March 31, 2003

Good news, Bad news

Posted by Scott at 10:12 PM

I finished up with the computations and electronic filing of my federal taxes tonight. Overall it was good news, but I thought I'd take a note from my former business partner, Gene, and play it as good news/bad news:

  • Good News: ASIC Intellectual Property Application Engineers earn a decent living
  • Bad News: The IRS knows this ;-)
  • Good News: I'm blessed with several children
  • Good News: Children count as exemptions and for the child tax credit
  • Good News: Timothy was born to us this year in February
  • Bad News: He does not count as an exemption or tax credit for 2002
  • Bad News: Unlike my last (almost paid for and lower taxed) house, our new house has significantly more interest and property taxes
  • Good News: Mortgage interest and property taxes are deductible
  • Good News: I was blessed to be able to keep up our charitable giving
  • Good News: Charitable giving is deductible
  • The Best News: In the end we're getting a substantial refund -- whoo-hoo!
  • Bad News: Waiting this long only increases the time I've given the US Government an interest free loan!

No big spending plans on the horizon. It'll be just be nice to recover from last month's plane tickets and the new kitchen table and chairs.

Even though it approached 70° on Saturday, we woke up this morning to see our lawns and roofs covered with a thick dusting of snow. Admittedly it had all melted by this afternoon, but it still was as if nature was just teasing us one last time before spring gets into full swing.

Today marks the end of the first fiscal quarter of 2003. I hate quarter end. It's the days following it that only make me more worrisome. If there's going to be layoffs, they always happen the near the end of the quarter but we usually hear the bad news the first or second day of the new quarter. It's also on the first day or two of the quarter that we hear about some exotic deal made at "the 11th hour" in order to have good quarterly numbers. "Whatever it takes" to have a decent balance sheet.

This morning I came across this headline in the NYT: "Surprise, Mom: I'm Anti-Abortion". Alternative Washington Times headline: "Surprise, Mom: I'm Pro-Life". Alternative NARAL headline: "Surprise, Mom: I'm Anti-Choice". Pick your favorite spin. NYT tried, tried to be objective. I couldn't help but feel that they were a little patronizing of the youth. Those poor, naive kids. They were "idealistic" and didn't know life without access to legal abortion. No, NYT, but perhaps they also are well aware that between 25% and 35% of their peers are not with them today because of abortion.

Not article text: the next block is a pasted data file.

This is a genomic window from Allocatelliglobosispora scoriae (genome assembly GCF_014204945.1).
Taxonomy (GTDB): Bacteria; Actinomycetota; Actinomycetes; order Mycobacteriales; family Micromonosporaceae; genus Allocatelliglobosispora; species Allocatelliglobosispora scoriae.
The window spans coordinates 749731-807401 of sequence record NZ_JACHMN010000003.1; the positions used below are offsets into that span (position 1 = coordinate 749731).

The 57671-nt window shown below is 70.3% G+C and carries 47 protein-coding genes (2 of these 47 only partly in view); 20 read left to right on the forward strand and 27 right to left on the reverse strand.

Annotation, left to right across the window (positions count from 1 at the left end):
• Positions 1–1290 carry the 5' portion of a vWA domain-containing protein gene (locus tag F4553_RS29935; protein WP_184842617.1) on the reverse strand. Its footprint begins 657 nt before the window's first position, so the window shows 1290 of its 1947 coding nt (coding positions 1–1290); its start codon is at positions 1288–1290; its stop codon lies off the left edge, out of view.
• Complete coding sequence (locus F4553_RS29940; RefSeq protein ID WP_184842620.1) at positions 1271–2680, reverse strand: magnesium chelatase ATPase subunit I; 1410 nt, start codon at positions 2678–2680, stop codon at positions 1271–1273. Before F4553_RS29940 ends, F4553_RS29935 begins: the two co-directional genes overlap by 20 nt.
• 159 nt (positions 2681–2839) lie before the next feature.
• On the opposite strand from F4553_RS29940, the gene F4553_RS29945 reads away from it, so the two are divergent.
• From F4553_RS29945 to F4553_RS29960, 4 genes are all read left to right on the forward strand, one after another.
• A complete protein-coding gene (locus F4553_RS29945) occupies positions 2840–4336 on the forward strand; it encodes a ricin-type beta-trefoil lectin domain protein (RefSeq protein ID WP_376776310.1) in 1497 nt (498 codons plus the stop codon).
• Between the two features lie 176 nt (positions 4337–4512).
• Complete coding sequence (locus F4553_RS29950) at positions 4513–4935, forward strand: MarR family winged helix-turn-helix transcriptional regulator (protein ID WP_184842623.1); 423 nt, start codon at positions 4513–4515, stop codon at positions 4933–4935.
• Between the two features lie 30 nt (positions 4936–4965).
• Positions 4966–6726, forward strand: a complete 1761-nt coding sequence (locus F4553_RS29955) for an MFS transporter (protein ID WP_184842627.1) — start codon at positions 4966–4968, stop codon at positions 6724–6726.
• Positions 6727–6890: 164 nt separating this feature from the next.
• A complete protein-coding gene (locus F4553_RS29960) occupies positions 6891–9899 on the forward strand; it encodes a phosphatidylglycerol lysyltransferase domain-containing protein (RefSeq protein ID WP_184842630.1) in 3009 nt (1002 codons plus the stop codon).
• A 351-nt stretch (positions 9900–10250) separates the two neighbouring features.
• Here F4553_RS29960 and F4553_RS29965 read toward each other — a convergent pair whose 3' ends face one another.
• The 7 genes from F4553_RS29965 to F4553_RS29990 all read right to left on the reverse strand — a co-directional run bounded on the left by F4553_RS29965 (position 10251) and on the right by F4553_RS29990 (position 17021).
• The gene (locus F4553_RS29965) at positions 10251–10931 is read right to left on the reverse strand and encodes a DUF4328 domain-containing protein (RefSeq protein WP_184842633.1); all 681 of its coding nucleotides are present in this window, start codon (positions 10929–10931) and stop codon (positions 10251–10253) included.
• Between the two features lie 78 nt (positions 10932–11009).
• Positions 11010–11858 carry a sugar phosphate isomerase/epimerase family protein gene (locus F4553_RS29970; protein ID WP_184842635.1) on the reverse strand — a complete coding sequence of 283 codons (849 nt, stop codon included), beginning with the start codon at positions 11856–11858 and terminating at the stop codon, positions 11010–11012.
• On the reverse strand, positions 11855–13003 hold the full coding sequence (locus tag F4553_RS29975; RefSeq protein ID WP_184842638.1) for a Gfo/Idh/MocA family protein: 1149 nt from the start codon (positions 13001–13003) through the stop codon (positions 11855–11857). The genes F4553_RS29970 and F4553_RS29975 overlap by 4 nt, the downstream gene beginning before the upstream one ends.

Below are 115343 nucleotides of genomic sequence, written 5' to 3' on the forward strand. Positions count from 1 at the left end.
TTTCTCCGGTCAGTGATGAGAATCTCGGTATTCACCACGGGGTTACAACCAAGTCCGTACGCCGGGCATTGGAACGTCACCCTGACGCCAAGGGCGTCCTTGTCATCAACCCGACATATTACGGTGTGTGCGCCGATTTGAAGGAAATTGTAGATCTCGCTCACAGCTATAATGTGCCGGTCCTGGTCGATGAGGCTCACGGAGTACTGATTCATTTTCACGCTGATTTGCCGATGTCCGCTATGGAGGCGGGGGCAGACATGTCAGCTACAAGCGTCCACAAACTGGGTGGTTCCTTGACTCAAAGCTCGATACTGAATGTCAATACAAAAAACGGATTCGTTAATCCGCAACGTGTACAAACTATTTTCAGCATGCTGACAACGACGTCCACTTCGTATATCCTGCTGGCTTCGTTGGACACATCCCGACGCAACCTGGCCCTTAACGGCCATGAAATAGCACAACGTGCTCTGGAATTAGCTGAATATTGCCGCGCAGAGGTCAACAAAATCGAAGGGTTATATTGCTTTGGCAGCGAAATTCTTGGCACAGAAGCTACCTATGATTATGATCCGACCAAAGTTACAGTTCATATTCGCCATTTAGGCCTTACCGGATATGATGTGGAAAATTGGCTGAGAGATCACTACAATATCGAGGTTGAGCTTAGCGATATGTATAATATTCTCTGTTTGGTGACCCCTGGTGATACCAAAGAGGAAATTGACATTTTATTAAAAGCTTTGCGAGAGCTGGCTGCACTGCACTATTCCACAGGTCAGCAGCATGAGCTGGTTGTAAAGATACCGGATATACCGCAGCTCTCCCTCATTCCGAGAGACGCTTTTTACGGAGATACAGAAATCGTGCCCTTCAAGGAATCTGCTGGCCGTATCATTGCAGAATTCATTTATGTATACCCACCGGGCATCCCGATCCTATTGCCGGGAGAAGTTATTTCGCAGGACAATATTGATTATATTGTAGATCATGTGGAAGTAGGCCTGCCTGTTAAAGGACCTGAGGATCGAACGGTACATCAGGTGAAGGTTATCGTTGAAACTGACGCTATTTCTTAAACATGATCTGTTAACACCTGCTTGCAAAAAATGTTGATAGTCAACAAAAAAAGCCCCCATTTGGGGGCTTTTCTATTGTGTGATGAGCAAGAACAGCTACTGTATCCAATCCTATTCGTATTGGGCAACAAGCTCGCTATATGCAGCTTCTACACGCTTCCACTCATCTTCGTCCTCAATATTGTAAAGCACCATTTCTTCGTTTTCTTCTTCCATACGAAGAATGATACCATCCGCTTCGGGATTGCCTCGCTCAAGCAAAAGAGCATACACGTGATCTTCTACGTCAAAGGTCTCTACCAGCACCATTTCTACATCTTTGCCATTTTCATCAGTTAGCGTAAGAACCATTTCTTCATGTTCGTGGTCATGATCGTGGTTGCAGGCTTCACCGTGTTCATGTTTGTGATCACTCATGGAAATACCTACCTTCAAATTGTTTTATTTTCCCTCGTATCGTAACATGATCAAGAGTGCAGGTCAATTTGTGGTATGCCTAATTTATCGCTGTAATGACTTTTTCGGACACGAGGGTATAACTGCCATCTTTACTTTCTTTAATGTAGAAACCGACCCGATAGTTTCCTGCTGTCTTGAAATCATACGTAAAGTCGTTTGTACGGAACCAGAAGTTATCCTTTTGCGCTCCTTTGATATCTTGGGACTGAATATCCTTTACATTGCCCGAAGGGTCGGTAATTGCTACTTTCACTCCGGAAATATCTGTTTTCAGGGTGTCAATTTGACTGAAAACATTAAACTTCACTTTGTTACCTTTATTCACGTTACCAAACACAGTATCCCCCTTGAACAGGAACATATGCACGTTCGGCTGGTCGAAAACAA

But don't worry, NYT, if these youth go to a "Catholic" (in name only) college, their support for abortion will increase. In the four years of attendance the numbers increase from 46.3 percent to 60.1 percent, a sharper increase than among students at private colleges (51 percent to 62.2 percent). Thanks to Deal Hudson for those numbers. Sad commentary, especially for those parents who shell out huge dollars to send their kids to a "Catholic" school, only to have their faith undermined.

I plan to research further the Pope's position on the war in Iraq. I found this summary with plenty of links to his actual words over the past several months. The opening:

There’s war in Iraq. A war strongly opposed up to the last minute by the Catholic Church. Opposed but never condemned, judging by what was said by its supreme authority, the pope. The media have not been clear about this lack of condemnation. They have almost always reported John Paul II’s words as if they declared an absolute anathema on this war, if not indeed on all wars. But there isn’t a trace of this condemnation in any of the frequent, relentless speeches in which the pope has called for peace in Iraq.

It later goes on to say:

This is confirmed in the discontent that the papal position has produced among Catholic pacifists. A good number of them in Italy have written an open letter to John Paul II, saying: “Your Holiness, we ask of you a simple and univocal affirmation that does not leave loopholes for parentheticals and hairsplitting.” This is a sign that, in these pacifists’ judgment, the pope’s “no” to war is not radical – without “ifs” and “buts” – as they would like it to be.